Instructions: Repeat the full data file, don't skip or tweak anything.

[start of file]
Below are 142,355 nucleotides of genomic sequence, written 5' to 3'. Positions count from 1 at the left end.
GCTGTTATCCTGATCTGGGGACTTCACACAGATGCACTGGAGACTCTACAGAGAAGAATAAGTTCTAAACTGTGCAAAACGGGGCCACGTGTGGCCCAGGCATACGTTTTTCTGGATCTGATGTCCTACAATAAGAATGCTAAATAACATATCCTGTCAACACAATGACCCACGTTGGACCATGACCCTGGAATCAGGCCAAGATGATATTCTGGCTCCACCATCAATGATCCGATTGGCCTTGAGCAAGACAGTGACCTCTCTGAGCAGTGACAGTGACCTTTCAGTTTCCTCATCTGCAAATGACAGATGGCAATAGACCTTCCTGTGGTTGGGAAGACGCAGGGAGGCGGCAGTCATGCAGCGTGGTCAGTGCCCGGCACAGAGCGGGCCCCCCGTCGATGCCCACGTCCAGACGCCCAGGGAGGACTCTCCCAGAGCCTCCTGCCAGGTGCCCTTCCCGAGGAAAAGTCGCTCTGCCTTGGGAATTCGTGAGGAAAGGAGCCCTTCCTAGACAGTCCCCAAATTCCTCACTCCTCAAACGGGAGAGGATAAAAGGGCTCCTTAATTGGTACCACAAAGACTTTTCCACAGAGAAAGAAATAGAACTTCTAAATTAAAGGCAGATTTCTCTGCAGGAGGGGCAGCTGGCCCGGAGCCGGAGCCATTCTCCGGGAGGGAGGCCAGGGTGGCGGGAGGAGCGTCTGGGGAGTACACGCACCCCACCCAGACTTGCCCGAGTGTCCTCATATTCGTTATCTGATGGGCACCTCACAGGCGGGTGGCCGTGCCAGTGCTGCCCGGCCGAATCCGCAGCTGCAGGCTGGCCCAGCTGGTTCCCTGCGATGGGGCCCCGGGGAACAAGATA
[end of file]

Below are 142,355 nucleotides of genomic sequence, written 5' to 3'. Positions count from 1 at the left end.
GCTGTTATCCTGATCTGGGGACTTCACACAGATGCACTGGAGACTCTACAGAGAAGAATAAGTTCTAAACTGTGCAAAACGGGGCCACGTGTGGCCCAGGCATACGTTTTTCTGGATCTGATGTCCTACAATAAGAATGCTAAATAACATATCCTGTCAACACAATGACCCACGTTGGACCATGACCCTGGAATCAGGCCAAGATGATATTCTGGCTCCACCATCAATGATCCGATTGGCCTTGAGCAAGACAGTGACCTCTCTGAGCAGTGACAGTGACCTTTCAGTTTCCTCATCTGCAAATGACAGATGGCAATAGACCTTCCTGTGGTTGGGAAGACGCAGGGAGGCGGCAGTCATGCAGCGTGGTCAGTGCCCGGCACAGAGCGGGCCCCCCGTCGATGCCCACGTCCAGACGCCCAGGGAGGACTCTCCCAGAGCCTCCTGCCAGGTGCCCTTCCCGAGGAAAAGTCGCTCTGCCTTGGGAATTCGTGAGGAAAGGAGCCCTTCCTAGACAGTCCCCAAATTCCTCACTCCTCAAACGGGAGAGGATAAAAGGGCTCCTTAATTGGTACCACAAAGACTTTTCCACAGAGAAAGAAATAGAACTTCTAAATTAAAGGCAGATTTCTCTGCAGGAGGGGCAGCTGGCCCGGAGCCGGAGCCATTCTCCGGGAGGGAGGCCAGGGTGGCGGGAGGAGCGTCTGGGGAGTACACGCACCCCACCCAGACTTGCCCGAGTGTCCTCATATTCGTTATCTGATGGGCACCTCACAGGCGGGTGGCCGTGCCAGTGCTGCCCGGCCGAATCCGCAGCTGCAGGCTGGCCCAGCTGGTTCCCTGCGATGGGGCCCCGGGGAACAAGATA